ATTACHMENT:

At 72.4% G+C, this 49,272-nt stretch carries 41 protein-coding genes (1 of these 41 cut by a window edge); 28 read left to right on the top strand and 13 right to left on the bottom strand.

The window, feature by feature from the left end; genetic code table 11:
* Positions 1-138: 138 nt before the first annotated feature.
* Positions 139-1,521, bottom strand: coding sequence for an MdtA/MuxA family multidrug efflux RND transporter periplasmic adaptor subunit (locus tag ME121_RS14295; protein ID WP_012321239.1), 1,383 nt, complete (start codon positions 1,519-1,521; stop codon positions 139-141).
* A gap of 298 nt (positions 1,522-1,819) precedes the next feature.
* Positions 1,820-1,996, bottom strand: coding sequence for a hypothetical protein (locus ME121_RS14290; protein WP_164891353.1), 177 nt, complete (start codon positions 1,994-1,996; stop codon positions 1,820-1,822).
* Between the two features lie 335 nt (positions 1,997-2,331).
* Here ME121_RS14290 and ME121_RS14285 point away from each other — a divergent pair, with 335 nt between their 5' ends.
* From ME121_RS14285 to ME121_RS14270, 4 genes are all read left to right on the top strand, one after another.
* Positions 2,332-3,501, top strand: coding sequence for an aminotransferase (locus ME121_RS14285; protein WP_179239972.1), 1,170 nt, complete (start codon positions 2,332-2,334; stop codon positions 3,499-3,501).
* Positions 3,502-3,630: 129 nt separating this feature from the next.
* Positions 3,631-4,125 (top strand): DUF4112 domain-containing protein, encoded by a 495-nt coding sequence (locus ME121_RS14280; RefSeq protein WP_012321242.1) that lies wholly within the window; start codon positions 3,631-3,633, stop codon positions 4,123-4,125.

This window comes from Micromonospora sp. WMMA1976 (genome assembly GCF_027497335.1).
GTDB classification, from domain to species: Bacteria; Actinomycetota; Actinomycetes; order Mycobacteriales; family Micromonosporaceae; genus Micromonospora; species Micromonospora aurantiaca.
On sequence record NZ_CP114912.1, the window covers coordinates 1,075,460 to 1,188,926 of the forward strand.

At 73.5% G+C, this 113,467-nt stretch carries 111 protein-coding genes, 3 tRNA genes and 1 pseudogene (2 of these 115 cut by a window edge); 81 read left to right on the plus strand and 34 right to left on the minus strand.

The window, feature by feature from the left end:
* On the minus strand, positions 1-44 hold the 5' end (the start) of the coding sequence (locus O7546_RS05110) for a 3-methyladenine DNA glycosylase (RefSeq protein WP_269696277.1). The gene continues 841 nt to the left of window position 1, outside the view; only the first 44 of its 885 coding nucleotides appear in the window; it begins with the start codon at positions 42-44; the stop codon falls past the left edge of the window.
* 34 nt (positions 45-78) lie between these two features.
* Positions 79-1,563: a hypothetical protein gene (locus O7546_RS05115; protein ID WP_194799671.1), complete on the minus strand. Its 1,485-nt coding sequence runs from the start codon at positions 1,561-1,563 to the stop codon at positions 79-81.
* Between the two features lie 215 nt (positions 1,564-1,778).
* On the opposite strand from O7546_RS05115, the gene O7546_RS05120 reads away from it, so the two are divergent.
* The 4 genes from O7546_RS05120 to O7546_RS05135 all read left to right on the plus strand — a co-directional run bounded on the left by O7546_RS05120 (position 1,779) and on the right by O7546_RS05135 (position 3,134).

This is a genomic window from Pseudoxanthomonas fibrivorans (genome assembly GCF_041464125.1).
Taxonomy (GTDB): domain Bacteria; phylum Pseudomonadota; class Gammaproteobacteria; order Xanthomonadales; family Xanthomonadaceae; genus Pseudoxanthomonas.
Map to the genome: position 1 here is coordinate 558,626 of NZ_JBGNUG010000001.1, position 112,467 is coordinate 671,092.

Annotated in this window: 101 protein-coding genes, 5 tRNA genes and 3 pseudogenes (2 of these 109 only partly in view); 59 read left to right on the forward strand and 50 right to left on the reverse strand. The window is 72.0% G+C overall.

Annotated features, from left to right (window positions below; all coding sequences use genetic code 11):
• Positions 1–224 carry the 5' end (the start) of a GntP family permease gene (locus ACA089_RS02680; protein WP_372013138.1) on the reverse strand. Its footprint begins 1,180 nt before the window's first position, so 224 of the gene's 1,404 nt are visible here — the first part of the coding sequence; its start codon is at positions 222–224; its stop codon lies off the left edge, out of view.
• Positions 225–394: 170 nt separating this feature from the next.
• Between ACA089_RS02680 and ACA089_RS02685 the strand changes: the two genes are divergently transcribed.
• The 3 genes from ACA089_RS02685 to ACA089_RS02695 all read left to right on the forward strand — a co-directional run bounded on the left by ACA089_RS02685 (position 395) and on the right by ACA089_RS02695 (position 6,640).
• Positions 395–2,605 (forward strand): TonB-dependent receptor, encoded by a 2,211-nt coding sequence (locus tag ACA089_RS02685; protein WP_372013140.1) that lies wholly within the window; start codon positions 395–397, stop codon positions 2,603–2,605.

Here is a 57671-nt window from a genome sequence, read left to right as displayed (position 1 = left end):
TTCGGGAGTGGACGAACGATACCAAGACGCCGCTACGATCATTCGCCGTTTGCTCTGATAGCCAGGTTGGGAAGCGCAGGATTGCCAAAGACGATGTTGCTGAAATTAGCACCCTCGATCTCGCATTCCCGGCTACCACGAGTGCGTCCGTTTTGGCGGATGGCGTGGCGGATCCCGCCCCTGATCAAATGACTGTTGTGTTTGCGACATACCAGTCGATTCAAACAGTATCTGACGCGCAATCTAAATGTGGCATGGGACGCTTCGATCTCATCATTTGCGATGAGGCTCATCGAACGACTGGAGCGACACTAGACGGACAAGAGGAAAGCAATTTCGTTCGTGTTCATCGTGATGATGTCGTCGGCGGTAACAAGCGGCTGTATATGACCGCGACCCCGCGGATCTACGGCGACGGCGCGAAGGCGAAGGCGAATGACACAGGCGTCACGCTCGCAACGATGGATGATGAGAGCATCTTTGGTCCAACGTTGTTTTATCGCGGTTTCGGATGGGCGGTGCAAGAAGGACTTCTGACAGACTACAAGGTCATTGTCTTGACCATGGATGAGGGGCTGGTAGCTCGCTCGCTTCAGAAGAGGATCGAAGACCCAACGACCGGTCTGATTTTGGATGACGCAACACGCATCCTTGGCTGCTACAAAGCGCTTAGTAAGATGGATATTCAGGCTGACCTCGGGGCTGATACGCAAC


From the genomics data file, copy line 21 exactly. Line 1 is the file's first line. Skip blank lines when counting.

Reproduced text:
* Between the two features lie 215 nt (positions 1,564-1,778).